8D (Eight Disciplines) is a problem-solving methodology used in engineering primarily for corrective action and preventive action. It includes specific steps for identifying, analyzing, and correcting root causes of defects/issues. The method was developed by Ford Motor Company in the 1980s but has since been adopted by other companies across various industries.
The 8D methodology follows a logical sequence of 8 steps:
- Define the problem.
- Form a cross-functional team.
- Describe the current situation.
- Identify and implement short-term containment actions.
- Identify root causes and verify their effects.
- Develop and implement permanent corrective actions.
- Prevent the recurrence of the problem by implementing systemic improvements.
- Congratulate the team on a job well done.
Following these steps helps to ensure that problems are properly identified and addressed at the root cause level, preventing them from recurring in the future. Additionally, involving a cross-functional team in the problem-solving process ensures that all relevant stakeholders have a chance to provide input and improve the chances of success. Ultimately, 8D is an effective tool for improving quality and preventing them from happening again in the future.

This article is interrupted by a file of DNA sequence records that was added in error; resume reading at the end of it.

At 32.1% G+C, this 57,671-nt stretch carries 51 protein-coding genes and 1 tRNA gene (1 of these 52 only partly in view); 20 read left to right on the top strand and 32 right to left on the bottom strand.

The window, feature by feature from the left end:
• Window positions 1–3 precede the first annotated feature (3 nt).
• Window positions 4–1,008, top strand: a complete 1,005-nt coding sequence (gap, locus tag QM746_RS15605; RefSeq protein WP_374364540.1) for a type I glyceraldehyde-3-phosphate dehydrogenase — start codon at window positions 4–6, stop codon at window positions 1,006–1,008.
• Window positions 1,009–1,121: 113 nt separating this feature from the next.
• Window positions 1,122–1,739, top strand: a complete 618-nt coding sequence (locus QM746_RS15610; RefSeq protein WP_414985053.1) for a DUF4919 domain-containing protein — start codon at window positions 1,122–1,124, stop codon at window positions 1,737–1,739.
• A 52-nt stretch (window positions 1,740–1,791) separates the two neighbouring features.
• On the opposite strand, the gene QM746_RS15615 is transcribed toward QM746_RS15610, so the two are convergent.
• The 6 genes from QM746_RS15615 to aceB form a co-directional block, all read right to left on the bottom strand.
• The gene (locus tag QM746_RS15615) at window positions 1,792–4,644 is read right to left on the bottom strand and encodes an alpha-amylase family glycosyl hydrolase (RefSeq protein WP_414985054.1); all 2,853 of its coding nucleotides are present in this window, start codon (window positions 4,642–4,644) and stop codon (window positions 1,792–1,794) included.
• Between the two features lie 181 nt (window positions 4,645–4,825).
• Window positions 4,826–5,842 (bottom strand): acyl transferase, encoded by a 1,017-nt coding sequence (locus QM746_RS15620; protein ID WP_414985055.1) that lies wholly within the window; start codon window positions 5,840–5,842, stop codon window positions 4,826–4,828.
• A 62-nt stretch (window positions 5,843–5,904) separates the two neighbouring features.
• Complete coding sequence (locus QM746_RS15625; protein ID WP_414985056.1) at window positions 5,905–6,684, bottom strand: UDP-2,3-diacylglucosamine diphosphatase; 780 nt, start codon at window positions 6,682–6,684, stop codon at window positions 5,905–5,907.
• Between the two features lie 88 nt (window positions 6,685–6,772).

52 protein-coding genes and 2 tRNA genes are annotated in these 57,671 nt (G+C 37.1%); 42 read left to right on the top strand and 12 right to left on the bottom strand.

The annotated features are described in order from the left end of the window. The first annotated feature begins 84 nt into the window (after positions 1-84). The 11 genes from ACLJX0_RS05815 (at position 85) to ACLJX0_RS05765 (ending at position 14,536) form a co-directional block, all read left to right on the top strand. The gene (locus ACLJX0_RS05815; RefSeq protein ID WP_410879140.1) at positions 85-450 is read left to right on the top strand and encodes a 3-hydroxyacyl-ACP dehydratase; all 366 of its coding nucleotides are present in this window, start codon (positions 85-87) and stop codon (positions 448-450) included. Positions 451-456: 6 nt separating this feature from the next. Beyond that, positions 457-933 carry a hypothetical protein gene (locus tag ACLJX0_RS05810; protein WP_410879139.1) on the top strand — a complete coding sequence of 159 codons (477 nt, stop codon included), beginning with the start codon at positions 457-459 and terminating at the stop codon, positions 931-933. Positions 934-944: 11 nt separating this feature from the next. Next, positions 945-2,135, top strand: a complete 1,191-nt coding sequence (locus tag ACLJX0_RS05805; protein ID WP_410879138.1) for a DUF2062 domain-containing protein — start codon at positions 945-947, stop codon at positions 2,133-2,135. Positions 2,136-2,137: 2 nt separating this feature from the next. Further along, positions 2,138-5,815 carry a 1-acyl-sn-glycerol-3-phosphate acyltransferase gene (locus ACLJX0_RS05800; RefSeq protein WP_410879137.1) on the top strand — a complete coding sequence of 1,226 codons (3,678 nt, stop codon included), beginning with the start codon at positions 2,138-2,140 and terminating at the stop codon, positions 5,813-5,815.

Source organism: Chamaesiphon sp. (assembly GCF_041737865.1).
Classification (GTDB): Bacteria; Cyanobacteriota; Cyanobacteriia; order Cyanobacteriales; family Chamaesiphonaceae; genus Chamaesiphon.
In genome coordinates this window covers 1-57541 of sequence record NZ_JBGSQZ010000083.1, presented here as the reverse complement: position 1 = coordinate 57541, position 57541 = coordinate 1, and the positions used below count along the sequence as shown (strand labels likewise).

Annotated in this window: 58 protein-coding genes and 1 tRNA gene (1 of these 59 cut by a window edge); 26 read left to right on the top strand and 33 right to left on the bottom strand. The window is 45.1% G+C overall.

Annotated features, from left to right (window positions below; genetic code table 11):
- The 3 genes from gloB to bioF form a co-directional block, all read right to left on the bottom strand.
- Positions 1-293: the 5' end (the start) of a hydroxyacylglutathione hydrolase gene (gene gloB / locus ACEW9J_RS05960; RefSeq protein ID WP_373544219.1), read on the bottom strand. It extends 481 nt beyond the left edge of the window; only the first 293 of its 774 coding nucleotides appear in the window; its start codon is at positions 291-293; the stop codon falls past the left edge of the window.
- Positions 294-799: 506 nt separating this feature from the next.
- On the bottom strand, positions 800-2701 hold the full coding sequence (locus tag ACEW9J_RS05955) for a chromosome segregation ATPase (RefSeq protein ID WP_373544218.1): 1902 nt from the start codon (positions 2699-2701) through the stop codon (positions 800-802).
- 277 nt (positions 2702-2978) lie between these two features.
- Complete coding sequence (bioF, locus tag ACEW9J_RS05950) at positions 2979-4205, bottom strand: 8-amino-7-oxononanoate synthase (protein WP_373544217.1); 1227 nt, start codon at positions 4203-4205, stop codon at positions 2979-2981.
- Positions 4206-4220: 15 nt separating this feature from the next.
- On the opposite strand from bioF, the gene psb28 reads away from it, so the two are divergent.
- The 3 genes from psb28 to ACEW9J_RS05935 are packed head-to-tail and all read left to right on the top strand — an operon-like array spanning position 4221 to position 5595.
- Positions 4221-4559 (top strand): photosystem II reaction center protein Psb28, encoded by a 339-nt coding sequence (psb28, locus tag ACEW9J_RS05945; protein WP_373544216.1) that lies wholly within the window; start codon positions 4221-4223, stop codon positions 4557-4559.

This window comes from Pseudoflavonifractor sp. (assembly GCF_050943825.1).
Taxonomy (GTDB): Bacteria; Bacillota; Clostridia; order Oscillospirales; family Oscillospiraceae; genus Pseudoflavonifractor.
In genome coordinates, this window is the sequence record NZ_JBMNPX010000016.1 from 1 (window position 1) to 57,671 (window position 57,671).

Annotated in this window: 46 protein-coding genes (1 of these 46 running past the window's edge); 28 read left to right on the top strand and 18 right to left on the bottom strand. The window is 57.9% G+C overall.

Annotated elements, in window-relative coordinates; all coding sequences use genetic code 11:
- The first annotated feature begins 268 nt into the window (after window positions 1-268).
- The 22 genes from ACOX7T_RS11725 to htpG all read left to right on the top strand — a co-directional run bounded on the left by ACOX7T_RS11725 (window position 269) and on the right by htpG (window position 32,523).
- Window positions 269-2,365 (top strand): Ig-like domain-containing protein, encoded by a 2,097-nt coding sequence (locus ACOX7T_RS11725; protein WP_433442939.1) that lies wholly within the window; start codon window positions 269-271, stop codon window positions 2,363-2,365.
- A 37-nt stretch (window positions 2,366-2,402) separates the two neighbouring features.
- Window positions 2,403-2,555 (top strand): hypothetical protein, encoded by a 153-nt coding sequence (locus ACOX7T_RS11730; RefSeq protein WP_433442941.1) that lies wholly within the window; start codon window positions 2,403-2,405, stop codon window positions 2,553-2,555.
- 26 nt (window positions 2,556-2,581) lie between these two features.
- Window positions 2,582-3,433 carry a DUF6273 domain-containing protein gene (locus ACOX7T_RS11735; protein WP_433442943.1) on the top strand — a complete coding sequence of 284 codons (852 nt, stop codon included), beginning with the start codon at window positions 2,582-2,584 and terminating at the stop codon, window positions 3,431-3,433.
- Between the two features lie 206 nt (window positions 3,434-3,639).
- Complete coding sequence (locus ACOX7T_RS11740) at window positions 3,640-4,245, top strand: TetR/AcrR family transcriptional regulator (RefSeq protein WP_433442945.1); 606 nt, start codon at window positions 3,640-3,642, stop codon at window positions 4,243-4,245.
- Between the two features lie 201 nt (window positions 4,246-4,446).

The PPDAC cycle is a five-step process for solving problems and making decisions introduced by R.J. McKay and R.W. Oldford. It is commonly used in business and government, as well as in personal decision-making.
The steps in the cycle are:
- The first step in the cycle is to identify the problem. This involves understanding what the problem is and why it is important to solve.